But today’s threats of concentrated power do not seem to conform to the “government dangerous, private sector benign” picture as easily as they may have during the Cold War. This is because 1) the distinction between public and private seems to no longer apply to many of the most powerful sectors of the economy, and 2) new forms of technology have enabled equally dangerous concentrations of power to accrue in the private sector (think of Silicon Valley). So, with the end of the Cold War, we must reevaluate the relationship between economics and liberty.

Furthermore, several structural features in the economy have accelerated since the end of the Cold War that severely threaten the middle class, whose robust health is often considered indispensable to a culture of individual freedom.

It is also indispensable to political stability.

Beattie is right that the public discourse is very superficial on this issue, as I pointed out with reference to trade policy in my post on Ian Fletcher’s book Free Trade Doesn’t Work: What Should Replace It and Why. In fairness, trade policy is boring and makes for poor clickbait. Also, most pundits and politicians have absolutely no clue about economics. Fortunately, this article is free of economic jargon and just addresses the ideological assumptions underpinning most people’s thinking on the trade topic.

Mending fences

The first state visit by a Japanese leader to China in seven years suggest that the two countries, which allegedly have deep-seated mutual animosity, are in the process of strengthening ties:

What Happened: China and Japan signed multiple agreements intended to strengthen bilateral ties during the first day of Japanese Prime Minister Shinzo Abe’s official visit to China, the South China Morning Post reported Oct. 26. Both countries will cooperate on roughly 50 third-country infrastructure projects and agreed to resume currency swaps. Additionally, they will further discuss joint East China Sea energy cooperation and China’s lifting of food import restrictions following the nuclear disaster at Fukushima.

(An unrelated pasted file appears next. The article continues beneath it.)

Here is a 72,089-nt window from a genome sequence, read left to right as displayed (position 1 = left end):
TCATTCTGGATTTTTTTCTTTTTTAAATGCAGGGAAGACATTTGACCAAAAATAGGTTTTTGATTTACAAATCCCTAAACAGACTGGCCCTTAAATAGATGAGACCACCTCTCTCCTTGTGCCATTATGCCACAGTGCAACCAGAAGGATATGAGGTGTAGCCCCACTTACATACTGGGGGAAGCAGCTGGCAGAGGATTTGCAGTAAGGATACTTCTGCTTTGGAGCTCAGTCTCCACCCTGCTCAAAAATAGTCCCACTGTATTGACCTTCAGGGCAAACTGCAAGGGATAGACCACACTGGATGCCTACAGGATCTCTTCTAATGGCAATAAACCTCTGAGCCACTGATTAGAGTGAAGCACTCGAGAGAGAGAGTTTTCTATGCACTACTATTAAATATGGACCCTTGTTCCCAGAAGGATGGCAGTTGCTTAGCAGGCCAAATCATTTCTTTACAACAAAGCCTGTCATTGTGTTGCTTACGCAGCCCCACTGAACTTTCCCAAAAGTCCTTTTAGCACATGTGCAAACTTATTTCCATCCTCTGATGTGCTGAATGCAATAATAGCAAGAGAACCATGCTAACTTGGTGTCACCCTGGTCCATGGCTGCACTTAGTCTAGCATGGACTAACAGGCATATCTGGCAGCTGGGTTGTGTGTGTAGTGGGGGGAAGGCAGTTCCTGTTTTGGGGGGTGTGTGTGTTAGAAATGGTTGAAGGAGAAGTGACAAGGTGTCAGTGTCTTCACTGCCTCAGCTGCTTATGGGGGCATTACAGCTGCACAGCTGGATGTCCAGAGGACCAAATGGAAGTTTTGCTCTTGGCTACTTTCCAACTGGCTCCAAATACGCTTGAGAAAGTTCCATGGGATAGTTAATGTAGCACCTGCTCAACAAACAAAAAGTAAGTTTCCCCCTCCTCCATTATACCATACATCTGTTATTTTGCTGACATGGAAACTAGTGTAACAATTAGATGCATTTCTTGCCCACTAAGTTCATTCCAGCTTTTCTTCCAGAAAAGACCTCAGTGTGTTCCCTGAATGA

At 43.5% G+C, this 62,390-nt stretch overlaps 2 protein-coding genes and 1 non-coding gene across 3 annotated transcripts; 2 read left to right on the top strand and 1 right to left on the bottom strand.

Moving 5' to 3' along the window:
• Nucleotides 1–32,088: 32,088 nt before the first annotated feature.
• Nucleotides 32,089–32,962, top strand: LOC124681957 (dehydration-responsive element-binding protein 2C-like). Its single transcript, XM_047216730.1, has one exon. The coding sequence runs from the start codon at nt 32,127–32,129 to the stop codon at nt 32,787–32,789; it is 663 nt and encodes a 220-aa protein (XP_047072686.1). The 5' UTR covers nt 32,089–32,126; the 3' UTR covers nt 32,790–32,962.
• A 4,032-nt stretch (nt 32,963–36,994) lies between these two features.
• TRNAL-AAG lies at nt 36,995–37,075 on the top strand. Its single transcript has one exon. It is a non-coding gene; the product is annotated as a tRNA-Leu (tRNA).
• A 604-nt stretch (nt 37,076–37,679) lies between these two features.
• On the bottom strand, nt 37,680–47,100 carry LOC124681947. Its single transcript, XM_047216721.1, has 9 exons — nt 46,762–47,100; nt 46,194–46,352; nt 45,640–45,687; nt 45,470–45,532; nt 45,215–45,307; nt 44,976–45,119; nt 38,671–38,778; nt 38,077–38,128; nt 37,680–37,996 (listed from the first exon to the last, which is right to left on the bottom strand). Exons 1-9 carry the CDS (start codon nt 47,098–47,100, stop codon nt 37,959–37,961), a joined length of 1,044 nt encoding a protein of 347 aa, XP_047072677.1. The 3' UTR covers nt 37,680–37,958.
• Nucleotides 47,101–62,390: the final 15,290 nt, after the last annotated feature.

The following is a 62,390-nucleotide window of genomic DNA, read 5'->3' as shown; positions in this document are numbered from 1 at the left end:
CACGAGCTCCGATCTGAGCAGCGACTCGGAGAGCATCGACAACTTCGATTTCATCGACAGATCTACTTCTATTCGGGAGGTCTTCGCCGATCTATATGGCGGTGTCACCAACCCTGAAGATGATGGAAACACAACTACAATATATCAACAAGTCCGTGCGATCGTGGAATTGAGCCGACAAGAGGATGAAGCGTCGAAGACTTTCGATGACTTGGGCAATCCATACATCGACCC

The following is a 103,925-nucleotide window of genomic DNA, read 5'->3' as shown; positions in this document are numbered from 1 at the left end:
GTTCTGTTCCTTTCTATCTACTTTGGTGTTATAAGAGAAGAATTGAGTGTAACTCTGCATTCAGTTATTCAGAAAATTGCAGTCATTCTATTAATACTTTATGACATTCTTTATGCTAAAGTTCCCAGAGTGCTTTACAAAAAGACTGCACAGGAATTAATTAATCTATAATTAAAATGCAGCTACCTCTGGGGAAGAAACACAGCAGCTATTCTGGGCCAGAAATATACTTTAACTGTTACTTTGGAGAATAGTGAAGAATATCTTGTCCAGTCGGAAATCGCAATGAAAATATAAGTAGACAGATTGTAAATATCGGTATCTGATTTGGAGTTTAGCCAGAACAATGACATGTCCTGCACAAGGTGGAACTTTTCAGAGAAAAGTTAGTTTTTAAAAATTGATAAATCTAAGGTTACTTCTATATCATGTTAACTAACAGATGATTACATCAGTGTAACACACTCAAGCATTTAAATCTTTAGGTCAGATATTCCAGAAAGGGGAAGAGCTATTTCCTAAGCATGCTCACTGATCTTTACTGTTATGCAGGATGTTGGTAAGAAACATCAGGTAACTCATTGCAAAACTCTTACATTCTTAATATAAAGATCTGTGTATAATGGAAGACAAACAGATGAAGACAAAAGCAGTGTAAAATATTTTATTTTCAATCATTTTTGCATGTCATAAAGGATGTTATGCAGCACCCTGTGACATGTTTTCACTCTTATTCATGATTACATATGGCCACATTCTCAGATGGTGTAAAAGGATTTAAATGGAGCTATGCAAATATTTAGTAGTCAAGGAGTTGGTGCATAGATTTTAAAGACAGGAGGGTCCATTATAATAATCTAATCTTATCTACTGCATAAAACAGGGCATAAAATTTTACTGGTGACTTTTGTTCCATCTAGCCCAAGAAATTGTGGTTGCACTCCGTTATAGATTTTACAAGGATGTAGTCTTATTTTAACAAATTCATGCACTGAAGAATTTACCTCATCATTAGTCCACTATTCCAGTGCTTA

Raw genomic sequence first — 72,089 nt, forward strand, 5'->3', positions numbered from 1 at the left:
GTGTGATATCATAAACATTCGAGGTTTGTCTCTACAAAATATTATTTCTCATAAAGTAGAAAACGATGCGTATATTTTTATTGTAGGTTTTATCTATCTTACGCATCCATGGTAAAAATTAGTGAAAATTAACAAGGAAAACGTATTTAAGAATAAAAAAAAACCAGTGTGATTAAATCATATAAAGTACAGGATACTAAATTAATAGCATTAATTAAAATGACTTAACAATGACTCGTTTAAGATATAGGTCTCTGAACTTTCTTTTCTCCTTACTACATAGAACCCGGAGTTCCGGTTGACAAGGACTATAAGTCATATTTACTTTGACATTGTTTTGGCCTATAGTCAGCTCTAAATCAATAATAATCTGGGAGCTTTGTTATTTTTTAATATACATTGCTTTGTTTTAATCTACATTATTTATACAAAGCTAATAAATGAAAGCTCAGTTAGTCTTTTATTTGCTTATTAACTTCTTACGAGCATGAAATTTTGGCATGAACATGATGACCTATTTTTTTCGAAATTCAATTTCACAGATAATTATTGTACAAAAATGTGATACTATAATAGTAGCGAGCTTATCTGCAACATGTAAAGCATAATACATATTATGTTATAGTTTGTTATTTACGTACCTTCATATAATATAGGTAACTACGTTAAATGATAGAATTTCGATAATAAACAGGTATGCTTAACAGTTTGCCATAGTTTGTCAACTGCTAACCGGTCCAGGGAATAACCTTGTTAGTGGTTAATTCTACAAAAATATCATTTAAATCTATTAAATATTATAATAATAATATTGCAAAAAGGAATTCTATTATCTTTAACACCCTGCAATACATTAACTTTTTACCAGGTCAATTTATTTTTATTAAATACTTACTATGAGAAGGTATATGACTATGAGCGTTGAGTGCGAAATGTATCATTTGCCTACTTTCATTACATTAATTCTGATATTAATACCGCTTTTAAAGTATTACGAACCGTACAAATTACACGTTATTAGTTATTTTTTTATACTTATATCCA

Why It Matters: Both China and Japan are recalibrating their strategies toward each other as they look to hedge against uncertainties as well as increasing trade protectionism from the United States.

This makes sense; as the neoliberal world order falls apart, regional trade blocs will emerge and solidify, and Japan and China, with their proximity and shared Confucian heritage, can be expected to align more closely.

Stratfor argues, however, that any Sino-Japanese rapprochement is complicated by China’s maritime ambitions, which clash with Japan’s interests as an island nation. Japan is also expanding its activities in the South China Sea, recently sending a submarine to conduct drills there for the first time. The duo may need to remain frenemies for a while.

The beatings will continue until morale improves

China port source BBC

From Axios, we learn that the Sino-American trade relationship will remain… strained… for a while:

President Trump has no intention of easing his tariffs on China, according to three sources with knowledge of his private conversations. Instead, these sources say he wants Chinese leaders to feel more pain from his tariffs — which he believes need more time to fully kick in.